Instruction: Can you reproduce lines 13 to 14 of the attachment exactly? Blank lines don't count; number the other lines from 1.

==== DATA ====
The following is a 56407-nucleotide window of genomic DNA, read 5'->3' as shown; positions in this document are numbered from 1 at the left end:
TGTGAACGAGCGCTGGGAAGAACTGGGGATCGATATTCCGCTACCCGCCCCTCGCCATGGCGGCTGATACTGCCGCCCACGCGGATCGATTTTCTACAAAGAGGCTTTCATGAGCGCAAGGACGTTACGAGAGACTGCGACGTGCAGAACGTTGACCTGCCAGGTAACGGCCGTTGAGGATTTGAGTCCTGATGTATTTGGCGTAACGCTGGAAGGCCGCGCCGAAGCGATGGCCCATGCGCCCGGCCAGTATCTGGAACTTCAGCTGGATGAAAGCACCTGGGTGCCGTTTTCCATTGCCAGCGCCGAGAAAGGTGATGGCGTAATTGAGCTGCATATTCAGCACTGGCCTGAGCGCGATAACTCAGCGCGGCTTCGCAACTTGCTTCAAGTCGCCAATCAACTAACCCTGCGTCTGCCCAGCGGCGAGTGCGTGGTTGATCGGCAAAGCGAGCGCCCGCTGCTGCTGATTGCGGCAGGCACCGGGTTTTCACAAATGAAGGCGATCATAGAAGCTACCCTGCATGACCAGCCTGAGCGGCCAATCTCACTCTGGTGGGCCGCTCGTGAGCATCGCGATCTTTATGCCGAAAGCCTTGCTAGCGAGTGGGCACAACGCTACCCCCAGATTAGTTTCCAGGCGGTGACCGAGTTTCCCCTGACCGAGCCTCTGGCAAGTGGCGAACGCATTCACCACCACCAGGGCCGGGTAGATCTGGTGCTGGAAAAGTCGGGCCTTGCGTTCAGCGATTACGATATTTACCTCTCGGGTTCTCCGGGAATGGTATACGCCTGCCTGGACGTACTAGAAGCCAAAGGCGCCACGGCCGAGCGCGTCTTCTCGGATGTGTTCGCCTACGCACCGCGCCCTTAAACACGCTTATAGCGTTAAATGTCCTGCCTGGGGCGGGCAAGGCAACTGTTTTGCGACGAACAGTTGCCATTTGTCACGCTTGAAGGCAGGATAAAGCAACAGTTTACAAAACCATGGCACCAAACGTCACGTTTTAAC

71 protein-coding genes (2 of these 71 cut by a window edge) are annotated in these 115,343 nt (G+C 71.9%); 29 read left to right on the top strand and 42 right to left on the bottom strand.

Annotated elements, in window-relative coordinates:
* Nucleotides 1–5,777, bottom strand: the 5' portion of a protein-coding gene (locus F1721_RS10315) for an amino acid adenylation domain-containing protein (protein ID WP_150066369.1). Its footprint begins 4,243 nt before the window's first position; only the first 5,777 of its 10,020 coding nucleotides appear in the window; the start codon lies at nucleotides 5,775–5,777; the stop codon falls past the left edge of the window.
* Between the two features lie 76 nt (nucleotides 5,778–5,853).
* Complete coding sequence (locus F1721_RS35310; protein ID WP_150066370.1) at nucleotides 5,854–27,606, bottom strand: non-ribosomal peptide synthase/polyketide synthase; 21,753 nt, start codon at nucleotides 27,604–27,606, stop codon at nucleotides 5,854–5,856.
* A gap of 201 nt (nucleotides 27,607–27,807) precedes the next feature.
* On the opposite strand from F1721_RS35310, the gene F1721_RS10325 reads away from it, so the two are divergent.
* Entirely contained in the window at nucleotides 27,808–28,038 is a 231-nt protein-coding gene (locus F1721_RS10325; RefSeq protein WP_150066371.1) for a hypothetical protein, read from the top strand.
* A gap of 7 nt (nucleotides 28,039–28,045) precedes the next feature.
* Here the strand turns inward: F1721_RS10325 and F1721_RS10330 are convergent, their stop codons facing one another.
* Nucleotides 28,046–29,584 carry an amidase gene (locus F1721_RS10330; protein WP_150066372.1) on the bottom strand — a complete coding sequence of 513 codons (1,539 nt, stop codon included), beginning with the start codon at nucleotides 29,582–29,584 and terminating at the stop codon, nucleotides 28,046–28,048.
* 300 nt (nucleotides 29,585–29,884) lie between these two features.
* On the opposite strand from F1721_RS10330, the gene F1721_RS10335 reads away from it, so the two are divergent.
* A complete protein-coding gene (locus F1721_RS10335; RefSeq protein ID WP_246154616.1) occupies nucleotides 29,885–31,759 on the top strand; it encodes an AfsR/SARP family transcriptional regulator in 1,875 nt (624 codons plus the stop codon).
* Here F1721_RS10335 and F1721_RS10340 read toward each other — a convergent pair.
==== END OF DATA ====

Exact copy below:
* Nucleotides 28,046–29,584 carry an amidase gene (locus F1721_RS10330; protein WP_150066372.1) on the bottom strand — a complete coding sequence of 513 codons (1,539 nt, stop codon included), beginning with the start codon at nucleotides 29,582–29,584 and terminating at the stop codon, nucleotides 28,046–28,048.
* 300 nt (nucleotides 29,585–29,884) lie between these two features.